The debate about corporate structure is over the preferred way to allow broad affiliation while containing the scope of the safety net. The approach in the most recent public version of HR 10 would put most of the nonbank activities in holding company affiliates. The Fed has argued that this is preferable to using the op sub approach. I know that this issue smacks of being a “turf battle.” But it’s clear that the earnings of a bank sub–for better or worse–affect the earnings of the bank directly, while that’s not the case for holding company affiliates. Of course, there are ways to mitigate the negative effects of losses in a bank sub, such as requiring a bank to deduct funds invested in a sub from the bank’s regulatory capital. But the op sub probably still would be subject to the same degree of firewalls as an affiliate, which would limit any potential operational advantage. In the end, without taking sides on the issues of theory or turf, I think the new framework should start on the side of caution. And, the more prudent way to begin is to use the holding company affiliate as the primary vehicle for accommodating convergence.
In terms of the debate over regulatory structure, the most recent draft of HR 10 takes a quasi-functional approach. It attempts to ensure that we maintain safety and soundness standards for entities directly covered by the safety net while giving their affiliates more leeway.
But as a longer-term solution, this approach has its shortcomings. New instruments developed in the future–being neither fish nor fowl–won’t fit neatly into today’s notions of banking, insurance, and securities activities. And having some of the future disputes subject to judicial ruling would contribute to uncertainty. So it’s probably almost impossible to adopt a regulatory structure that will be acceptable today and in the future. The quasi-functional regulation approach, coupled with umbrella supervisors, has to be seen for what it is–a workable interim compromise.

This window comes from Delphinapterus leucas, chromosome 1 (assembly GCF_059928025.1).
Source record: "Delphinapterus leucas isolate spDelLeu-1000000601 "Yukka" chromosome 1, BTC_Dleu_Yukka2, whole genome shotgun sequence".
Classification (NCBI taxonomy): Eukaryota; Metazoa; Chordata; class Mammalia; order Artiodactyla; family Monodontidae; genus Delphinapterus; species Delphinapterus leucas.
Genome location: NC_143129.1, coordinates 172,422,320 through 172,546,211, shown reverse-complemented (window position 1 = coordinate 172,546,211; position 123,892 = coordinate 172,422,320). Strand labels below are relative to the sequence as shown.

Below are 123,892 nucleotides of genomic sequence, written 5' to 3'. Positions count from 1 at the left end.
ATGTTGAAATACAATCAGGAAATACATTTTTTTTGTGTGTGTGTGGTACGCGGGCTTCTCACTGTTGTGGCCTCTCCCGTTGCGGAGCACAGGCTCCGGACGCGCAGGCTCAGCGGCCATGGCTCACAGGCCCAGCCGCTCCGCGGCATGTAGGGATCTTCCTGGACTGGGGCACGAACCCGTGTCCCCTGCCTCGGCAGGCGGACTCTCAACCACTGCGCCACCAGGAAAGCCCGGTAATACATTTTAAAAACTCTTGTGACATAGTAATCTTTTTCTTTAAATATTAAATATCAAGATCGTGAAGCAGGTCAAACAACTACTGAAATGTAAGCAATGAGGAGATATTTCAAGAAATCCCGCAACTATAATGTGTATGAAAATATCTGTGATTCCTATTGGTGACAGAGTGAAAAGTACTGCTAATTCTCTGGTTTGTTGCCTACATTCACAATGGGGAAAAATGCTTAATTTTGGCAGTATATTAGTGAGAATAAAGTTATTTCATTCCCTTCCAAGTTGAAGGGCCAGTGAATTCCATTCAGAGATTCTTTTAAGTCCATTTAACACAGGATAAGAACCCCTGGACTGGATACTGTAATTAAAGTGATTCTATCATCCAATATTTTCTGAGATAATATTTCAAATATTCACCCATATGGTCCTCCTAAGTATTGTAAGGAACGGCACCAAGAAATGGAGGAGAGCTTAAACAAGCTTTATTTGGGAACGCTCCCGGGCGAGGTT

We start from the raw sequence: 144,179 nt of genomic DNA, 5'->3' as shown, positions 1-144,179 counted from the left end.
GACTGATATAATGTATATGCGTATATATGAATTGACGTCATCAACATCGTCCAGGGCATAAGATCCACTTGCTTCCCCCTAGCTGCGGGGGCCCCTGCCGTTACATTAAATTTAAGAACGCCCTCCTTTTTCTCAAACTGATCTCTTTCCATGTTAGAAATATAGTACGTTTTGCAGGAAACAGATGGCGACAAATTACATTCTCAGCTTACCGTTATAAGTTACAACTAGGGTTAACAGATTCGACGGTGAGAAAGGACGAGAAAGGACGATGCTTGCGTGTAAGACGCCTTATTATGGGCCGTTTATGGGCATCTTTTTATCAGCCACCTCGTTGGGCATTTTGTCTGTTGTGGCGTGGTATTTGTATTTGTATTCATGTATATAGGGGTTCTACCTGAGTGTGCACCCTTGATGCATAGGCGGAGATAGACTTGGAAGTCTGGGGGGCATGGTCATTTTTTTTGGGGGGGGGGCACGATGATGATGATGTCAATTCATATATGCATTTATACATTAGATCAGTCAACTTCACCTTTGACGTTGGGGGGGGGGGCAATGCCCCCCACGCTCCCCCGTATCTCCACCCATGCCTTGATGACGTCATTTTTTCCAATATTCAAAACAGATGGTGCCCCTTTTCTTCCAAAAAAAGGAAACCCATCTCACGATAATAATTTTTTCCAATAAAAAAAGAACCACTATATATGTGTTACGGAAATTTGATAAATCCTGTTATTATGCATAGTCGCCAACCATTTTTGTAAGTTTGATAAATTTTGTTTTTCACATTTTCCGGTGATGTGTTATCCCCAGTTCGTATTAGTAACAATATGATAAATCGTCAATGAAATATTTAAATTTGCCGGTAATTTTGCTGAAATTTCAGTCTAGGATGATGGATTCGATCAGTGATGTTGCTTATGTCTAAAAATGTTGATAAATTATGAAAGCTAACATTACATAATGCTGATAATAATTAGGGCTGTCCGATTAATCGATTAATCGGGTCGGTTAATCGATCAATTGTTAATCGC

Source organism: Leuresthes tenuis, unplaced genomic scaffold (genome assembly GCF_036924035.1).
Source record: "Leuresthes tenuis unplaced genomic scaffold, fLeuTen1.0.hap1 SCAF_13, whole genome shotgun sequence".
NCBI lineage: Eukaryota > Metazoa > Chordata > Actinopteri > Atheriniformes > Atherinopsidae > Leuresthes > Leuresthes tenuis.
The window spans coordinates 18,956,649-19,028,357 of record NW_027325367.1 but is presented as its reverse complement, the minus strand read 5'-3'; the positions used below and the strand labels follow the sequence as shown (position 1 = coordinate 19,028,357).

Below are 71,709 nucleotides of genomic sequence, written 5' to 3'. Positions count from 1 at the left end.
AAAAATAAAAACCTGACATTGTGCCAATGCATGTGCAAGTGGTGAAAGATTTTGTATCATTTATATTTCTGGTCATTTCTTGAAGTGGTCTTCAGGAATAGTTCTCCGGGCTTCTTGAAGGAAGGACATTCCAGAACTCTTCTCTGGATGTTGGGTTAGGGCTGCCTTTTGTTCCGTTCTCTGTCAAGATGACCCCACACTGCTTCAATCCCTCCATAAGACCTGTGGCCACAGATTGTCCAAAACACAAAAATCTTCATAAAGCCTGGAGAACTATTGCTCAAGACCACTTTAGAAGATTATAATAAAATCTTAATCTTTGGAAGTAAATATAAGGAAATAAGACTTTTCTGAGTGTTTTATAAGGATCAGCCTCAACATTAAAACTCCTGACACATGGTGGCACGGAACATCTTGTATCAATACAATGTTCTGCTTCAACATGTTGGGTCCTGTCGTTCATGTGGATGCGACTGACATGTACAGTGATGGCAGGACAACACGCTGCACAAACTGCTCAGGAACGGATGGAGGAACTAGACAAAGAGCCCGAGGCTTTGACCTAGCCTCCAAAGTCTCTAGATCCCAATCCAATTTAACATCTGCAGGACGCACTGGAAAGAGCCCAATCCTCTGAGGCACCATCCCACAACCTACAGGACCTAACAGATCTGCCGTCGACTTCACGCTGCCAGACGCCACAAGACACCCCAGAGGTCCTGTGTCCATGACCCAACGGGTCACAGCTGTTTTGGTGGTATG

As for consolidation, it means that the number one financial regulation issue–how to deal with the problem of “too big to fail”–becomes even more intractable. As long as the markets see some institutions as “too big to be allowed to fail,” the implicit government backstop breaks down market discipline and gives rise to a “moral hazard problem.” FDICIA addresses this issue with a number of measures that are designed to put uninsured liability holders at risk in order to increase market discipline. And since FDICIA, there’s evidence that uninsured liability holders are more at risk than in the past.
But the least-cost-resolution provision of the law contains an escape clause–it gives authorities discretion when systemic problems might arise, and that effectively leaves “too big to fail” an open issue. Now, in the current economic context–with today’s remarkably strong economy–“too big to fail” may not seem like such a threatening problem. Financial firms are performing very well, and even if a big one threatened to fail, the economy probably is resilient enough to absorb that kind of shock. But these remarkably good times aren’t going to last forever. And when times are tough, the potential failure of mega-institutions could mean a very serious threat in terms of creating systemic problems.